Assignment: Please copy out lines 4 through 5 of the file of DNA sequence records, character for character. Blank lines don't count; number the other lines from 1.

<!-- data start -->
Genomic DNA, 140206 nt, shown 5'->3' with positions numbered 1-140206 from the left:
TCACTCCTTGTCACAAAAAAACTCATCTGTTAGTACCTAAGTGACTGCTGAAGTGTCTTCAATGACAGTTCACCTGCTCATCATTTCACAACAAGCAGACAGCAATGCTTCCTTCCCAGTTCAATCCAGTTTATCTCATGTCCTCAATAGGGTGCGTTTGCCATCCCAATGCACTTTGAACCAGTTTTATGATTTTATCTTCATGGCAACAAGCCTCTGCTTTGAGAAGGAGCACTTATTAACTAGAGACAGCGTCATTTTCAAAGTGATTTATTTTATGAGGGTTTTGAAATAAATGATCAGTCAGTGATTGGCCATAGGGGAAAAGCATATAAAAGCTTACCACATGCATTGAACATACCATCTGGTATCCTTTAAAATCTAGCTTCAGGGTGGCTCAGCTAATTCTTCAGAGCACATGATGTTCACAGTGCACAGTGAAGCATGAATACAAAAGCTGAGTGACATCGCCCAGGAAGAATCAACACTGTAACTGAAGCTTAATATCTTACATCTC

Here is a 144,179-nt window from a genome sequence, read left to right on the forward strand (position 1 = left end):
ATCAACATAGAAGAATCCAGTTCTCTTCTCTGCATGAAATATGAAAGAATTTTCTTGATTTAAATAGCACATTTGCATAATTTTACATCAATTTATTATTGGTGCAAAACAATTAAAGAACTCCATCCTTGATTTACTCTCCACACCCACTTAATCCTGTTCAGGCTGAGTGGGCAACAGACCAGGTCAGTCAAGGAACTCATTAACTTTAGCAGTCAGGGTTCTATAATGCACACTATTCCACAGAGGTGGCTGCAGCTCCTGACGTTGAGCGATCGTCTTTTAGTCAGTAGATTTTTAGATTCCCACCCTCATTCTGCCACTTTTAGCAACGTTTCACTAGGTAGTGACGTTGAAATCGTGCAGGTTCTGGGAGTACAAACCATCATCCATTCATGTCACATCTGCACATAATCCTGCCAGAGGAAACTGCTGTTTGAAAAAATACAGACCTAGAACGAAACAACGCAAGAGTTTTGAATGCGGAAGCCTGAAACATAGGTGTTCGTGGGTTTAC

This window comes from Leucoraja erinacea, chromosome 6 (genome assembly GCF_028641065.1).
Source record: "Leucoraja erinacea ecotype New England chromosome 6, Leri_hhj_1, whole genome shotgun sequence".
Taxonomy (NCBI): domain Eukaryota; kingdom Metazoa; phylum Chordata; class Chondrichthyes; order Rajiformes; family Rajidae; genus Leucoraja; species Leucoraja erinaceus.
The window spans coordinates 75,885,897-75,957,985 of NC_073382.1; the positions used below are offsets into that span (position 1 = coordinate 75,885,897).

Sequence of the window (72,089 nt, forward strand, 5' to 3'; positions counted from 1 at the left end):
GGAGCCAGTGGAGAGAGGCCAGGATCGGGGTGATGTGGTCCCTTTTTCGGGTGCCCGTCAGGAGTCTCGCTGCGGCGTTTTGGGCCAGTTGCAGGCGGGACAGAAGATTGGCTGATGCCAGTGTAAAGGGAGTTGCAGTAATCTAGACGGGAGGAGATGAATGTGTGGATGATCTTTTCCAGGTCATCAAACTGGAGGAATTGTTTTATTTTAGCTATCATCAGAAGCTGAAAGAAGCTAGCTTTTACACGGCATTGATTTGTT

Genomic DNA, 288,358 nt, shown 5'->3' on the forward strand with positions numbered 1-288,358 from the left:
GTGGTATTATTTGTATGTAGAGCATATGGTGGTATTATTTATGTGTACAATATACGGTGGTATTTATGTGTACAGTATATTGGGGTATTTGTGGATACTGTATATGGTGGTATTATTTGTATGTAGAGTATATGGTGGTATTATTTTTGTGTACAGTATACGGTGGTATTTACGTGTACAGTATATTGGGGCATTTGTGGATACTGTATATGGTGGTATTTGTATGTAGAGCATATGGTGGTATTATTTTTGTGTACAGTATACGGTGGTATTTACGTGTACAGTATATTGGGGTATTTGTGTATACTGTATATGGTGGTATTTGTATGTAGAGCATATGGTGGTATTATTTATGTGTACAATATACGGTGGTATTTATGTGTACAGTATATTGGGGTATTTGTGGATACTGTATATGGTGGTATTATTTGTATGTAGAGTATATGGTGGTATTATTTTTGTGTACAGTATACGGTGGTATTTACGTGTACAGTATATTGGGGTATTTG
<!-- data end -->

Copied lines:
ATCAACATAGAAGAATCCAGTTCTCTTCTCTGCATGAAATATGAAAGAATTTTCTTGATTTAAATAGCACATTTGCATAATTTTACATCAATTTATTATTGGTGCAAAACAATTAAAGAACTCCATCCTTGATTTACTCTCCACACCCACTTAATCCTGTTCAGGCTGAGTGGGCAACAGACCAGGTCAGTCAAGGAACTCATTAACTTTAGCAGTCAGGGTTCTATAATGCACACTATTCCACAGAGGTGGCTGCAGCTCCTGACGTTGAGCGATCGTCTTTTAGTCAGTAGATTTTTAGATTCCCACCCTCATTCTGCCACTTTTAGCAACGTTTCACTAGGTAGTGACGTTGAAATCGTGCAGGTTCTGGGAGTACAAACCATCATCCATTCATGTCACATCTGCACATAATCCTGCCAGAGGAAACTGCTGTTTGAAAAAATACAGACCTAGAACGAAACAACGCAAGAGTTTTGAATGCGGAAGCCTGAAACATAGGTGTTCGTGGGTTTAC

This window comes from Leucoraja erinacea, chromosome 6 (genome assembly GCF_028641065.1).